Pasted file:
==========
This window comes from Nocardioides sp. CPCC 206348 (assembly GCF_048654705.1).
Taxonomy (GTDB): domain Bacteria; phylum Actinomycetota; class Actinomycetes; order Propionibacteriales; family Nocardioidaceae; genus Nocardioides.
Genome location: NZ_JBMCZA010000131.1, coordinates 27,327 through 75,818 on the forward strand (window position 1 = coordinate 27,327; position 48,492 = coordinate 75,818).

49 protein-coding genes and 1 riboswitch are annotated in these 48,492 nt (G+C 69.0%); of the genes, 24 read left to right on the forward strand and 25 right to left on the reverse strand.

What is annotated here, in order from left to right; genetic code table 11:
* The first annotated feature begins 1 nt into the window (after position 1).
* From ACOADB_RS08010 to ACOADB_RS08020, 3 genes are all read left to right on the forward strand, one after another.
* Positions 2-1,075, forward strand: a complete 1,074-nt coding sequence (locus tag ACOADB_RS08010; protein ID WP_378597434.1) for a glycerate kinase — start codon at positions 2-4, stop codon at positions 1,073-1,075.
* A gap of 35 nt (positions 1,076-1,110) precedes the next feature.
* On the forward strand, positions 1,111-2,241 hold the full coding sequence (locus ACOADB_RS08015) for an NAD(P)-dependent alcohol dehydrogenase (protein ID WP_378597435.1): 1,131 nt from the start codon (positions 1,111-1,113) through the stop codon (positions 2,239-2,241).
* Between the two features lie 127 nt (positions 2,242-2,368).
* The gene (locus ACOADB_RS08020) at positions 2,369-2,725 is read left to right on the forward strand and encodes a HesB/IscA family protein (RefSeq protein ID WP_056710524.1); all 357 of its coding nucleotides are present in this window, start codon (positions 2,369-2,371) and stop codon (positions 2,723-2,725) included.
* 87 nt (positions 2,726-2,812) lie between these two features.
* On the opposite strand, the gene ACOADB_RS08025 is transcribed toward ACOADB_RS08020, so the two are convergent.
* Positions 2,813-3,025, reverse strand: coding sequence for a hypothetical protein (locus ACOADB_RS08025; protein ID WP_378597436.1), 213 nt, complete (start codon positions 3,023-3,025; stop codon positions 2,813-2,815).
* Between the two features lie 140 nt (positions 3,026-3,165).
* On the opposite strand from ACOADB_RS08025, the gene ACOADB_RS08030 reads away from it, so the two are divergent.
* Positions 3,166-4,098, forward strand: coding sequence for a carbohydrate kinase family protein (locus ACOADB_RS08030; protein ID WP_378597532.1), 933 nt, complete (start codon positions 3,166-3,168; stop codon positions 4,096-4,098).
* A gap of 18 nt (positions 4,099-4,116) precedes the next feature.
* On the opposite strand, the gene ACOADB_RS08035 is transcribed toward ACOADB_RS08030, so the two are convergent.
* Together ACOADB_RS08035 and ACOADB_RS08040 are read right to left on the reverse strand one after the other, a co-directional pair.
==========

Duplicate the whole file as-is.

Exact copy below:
This window comes from Nocardioides sp. CPCC 206348 (assembly GCF_048654705.1).
Taxonomy (GTDB): domain Bacteria; phylum Actinomycetota; class Actinomycetes; order Propionibacteriales; family Nocardioidaceae; genus Nocardioides.
Genome location: NZ_JBMCZA010000131.1, coordinates 27,327 through 75,818 on the forward strand (window position 1 = coordinate 27,327; position 48,492 = coordinate 75,818).

49 protein-coding genes and 1 riboswitch are annotated in these 48,492 nt (G+C 69.0%); of the genes, 24 read left to right on the forward strand and 25 right to left on the reverse strand.

What is annotated here, in order from left to right; genetic code table 11:
* The first annotated feature begins 1 nt into the window (after position 1).
* From ACOADB_RS08010 to ACOADB_RS08020, 3 genes are all read left to right on the forward strand, one after another.
* Positions 2-1,075, forward strand: a complete 1,074-nt coding sequence (locus tag ACOADB_RS08010; protein ID WP_378597434.1) for a glycerate kinase — start codon at positions 2-4, stop codon at positions 1,073-1,075.
* A gap of 35 nt (positions 1,076-1,110) precedes the next feature.
* On the forward strand, positions 1,111-2,241 hold the full coding sequence (locus ACOADB_RS08015) for an NAD(P)-dependent alcohol dehydrogenase (protein ID WP_378597435.1): 1,131 nt from the start codon (positions 1,111-1,113) through the stop codon (positions 2,239-2,241).
* Between the two features lie 127 nt (positions 2,242-2,368).
* The gene (locus ACOADB_RS08020) at positions 2,369-2,725 is read left to right on the forward strand and encodes a HesB/IscA family protein (RefSeq protein ID WP_056710524.1); all 357 of its coding nucleotides are present in this window, start codon (positions 2,369-2,371) and stop codon (positions 2,723-2,725) included.
* 87 nt (positions 2,726-2,812) lie between these two features.
* On the opposite strand, the gene ACOADB_RS08025 is transcribed toward ACOADB_RS08020, so the two are convergent.
* Positions 2,813-3,025, reverse strand: coding sequence for a hypothetical protein (locus ACOADB_RS08025; protein ID WP_378597436.1), 213 nt, complete (start codon positions 3,023-3,025; stop codon positions 2,813-2,815).
* Between the two features lie 140 nt (positions 3,026-3,165).
* On the opposite strand from ACOADB_RS08025, the gene ACOADB_RS08030 reads away from it, so the two are divergent.
* Positions 3,166-4,098, forward strand: coding sequence for a carbohydrate kinase family protein (locus ACOADB_RS08030; protein ID WP_378597532.1), 933 nt, complete (start codon positions 3,166-3,168; stop codon positions 4,096-4,098).
* A gap of 18 nt (positions 4,099-4,116) precedes the next feature.
* On the opposite strand, the gene ACOADB_RS08035 is transcribed toward ACOADB_RS08030, so the two are convergent.
* Together ACOADB_RS08035 and ACOADB_RS08040 are read right to left on the reverse strand one after the other, a co-directional pair.